Most scientists are loath to speak to subjects outside of their own field, and with good reason--you wouldn't expect a dentist to know much about, say, the geological strata of the Grand Canyon. But meteorologists, by virtue of typically being the only people with any science background at their stations, are under the opposite pressure--to be conversant in anything and everything scientific. This is a good thing if you see yourself as a science communicator, someone who sifts the good information from the bad--but it becomes a problem when you start to see scientific authority springing from your own haphazardly informed intuition, as many of the skeptic weathercasters do. Among the certified meteorologists Wilson surveyed in 2008, 79 percent considered it appropriate to educate their communities about climate change. Few of them, however, had taken the steps necessary to fully educate themselves about it. When asked which source of information on climate change they most trusted, 22 percent named the AMS. But the next most popular answer, with 16 percent, was "no one." The third was "myself." [Colombia Journalism Review, February 2010]
Climate Models Differ From Weather Models. From an April 2010 Minnesota Public Radio report:
This week, researchers at the University of Texas and George Mason University released a study showing only 54% of weathercasters believe climate change is occurring, while one in four agreed with the assertion that climate change as a result of human activity is a scam (See the full research here).
"From our perspective there's a lot of positive in it about the willingness of a lot of weathercasters who say they don't know as much as they want to about the science," Kris Wilson, senior lecturer in the College of Communication at the University of Texas told me this week. "They can still change their mind; they're open to learning about the science."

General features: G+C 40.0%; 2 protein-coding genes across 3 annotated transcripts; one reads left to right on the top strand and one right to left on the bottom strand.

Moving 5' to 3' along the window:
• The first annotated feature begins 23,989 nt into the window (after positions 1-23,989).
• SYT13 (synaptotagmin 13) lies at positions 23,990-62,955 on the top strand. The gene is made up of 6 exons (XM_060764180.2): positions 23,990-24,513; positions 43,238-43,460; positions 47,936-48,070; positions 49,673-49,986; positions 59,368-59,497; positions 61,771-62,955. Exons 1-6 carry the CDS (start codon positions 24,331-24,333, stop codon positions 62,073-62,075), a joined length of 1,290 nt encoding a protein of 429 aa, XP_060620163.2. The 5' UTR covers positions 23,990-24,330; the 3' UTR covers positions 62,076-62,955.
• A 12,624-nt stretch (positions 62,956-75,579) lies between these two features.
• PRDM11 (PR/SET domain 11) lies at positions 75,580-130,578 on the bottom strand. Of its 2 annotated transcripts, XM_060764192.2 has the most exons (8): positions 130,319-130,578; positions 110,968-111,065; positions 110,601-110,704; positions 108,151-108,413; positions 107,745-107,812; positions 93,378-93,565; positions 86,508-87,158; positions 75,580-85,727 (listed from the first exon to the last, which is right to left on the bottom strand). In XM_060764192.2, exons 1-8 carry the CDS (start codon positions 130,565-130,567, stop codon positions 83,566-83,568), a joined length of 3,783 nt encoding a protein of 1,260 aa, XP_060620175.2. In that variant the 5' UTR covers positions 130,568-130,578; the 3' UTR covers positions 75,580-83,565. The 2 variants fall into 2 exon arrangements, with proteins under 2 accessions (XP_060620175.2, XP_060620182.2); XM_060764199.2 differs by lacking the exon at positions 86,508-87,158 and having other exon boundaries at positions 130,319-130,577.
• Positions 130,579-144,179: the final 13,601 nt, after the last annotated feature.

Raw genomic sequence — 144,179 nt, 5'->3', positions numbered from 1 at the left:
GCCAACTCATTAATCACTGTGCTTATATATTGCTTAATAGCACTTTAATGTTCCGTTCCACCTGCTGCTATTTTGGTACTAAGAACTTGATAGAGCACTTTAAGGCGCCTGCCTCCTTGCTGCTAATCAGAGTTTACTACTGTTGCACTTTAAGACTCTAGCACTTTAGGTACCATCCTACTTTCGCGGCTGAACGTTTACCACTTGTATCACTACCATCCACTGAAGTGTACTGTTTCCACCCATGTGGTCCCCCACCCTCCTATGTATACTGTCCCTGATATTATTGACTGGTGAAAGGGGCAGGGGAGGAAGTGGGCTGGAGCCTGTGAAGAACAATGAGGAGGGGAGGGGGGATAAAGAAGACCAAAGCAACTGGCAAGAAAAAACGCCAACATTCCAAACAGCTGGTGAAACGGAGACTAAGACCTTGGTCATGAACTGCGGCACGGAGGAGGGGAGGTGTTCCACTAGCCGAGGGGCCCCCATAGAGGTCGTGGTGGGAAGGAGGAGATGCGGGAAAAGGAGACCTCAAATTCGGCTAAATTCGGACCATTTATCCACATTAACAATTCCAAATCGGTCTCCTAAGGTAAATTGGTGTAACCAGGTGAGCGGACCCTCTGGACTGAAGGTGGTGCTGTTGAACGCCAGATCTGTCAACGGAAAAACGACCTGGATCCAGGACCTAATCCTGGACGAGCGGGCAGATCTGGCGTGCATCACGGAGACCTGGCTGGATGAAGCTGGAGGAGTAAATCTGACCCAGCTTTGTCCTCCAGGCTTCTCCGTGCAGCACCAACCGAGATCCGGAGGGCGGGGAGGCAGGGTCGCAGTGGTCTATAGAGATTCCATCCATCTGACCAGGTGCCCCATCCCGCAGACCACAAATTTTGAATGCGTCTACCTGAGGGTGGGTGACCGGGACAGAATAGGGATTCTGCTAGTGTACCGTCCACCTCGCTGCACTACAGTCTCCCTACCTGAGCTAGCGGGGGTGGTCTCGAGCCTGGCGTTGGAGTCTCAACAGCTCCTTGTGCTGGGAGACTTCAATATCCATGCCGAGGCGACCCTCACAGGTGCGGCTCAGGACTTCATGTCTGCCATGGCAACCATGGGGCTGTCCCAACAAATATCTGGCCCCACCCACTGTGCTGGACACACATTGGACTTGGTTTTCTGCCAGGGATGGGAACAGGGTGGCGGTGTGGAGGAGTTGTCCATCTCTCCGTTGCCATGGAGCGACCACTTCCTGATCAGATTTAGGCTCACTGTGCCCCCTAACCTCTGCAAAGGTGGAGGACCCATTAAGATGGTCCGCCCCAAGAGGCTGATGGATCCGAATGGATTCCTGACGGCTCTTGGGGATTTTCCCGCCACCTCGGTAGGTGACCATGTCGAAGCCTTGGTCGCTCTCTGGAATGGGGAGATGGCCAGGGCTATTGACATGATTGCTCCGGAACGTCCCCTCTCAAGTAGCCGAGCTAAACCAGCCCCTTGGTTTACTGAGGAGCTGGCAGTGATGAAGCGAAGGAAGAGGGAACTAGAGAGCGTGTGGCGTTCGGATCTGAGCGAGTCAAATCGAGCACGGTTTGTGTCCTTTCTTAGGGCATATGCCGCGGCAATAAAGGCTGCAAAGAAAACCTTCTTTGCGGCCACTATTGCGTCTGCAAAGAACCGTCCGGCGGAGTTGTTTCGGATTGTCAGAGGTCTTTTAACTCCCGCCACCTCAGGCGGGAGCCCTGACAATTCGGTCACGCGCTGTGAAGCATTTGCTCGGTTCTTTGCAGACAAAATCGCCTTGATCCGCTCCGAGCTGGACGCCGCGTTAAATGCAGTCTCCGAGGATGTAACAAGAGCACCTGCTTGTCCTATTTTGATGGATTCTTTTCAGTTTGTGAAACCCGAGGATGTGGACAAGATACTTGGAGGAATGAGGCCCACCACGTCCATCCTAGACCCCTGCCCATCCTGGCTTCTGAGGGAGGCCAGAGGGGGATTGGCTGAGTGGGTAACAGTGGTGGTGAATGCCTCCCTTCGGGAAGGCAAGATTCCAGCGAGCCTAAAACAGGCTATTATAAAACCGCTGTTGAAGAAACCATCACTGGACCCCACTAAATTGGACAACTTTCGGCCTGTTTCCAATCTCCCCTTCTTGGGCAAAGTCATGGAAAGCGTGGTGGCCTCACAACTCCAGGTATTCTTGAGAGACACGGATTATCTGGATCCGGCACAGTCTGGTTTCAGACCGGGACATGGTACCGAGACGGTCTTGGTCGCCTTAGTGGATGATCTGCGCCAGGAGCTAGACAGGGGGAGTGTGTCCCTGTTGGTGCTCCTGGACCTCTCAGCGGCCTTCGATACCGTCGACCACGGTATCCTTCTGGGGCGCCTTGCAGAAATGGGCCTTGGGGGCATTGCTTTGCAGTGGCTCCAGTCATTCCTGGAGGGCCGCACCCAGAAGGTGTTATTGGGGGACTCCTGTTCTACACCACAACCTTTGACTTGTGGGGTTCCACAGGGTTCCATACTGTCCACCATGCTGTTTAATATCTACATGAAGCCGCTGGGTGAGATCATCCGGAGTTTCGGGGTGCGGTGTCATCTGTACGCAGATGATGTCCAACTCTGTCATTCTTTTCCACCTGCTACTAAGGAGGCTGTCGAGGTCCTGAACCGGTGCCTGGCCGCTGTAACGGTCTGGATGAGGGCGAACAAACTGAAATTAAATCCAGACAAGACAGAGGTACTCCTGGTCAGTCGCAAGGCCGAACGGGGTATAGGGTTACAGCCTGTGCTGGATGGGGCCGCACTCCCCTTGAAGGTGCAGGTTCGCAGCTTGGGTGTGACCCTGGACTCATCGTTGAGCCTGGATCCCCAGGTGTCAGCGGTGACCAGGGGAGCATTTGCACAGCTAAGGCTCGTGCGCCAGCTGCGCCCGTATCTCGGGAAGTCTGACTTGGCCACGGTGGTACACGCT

Wilson has created a two-hour module for weathercasters that tries to convince them that if they would simply report the science of climate change, the public might get better information.
"One of the big chunks was how do climate models differ from weather models, because many of the skeptics were couching their criticisms with 'you can't trust the models,'" according to Wilson. "If you can just stick to the science, the science is really pretty clear and definitive and the consensus that's been built among climate change science is really very extraordinary in the field." [Minnesota Public Radio, 4/1/10]
AMS Officials: Some Broadcast Meteorologists Are Offering "Nonscientific Personal Opinions In The Media." Bob Ryan, former president of the American Meteorological Society and John Toohey-Morales, AMS commissioner, wrote in a Bulletin of the American Meteorological Society editorial:
Increasing numbers of broadcast meteorologists, to whom the public looks for information and guidance on climate change and global warming, are not offering scientific information but rather, all too often, nonscientific personal opinions in the media, including personal blogs. Alarmingly, many weathercasters and certified broadcast meteorologists dismiss, in most cases without any sold scientific arguments, the conclusions of the National Research Council (NRC), Intergovernmental Panel on Climate Change (IPCC), and other peer-reviewed research.
We strongly believe that, above all, if we are to professionally, fairly, and objectively communicate scientific information (as opposed to a personal or political opinion), we should use our scientific training to stay as informed as possible and make sure to read beyond the headlines.
Few of us possess extensive training or research experience in global climate modeling or paleoclimatology, solar physics, glaciology, oceanography, or the numerous other rigorous disciplines related to climate change. However, many AMS Sealholders, CBMs, and most CCMs have a bachelor's degree in meteorology or a related science and should be comfortable reading climate change-related papers or abstracts in BAMS, Journal of Climate, Journal of Geophysical Research, and other peer-reviewed sources such as summaries of recent IPCC and NRC reports.
The expertise of scientists actively researching climate change is well beyond that of most professional meteorologists, some of whom may only have basic training in weather analysis and forecasting. Nonetheless, the public sees media meteorologists as experts. If we "experts" communicate conflicting information, conveying personal opinions with no scientific basis, the public can become confused and often collectively "tune out" of the issue just when it requires the most attention. [Bulletin of the American Meteorological Society, August 2007]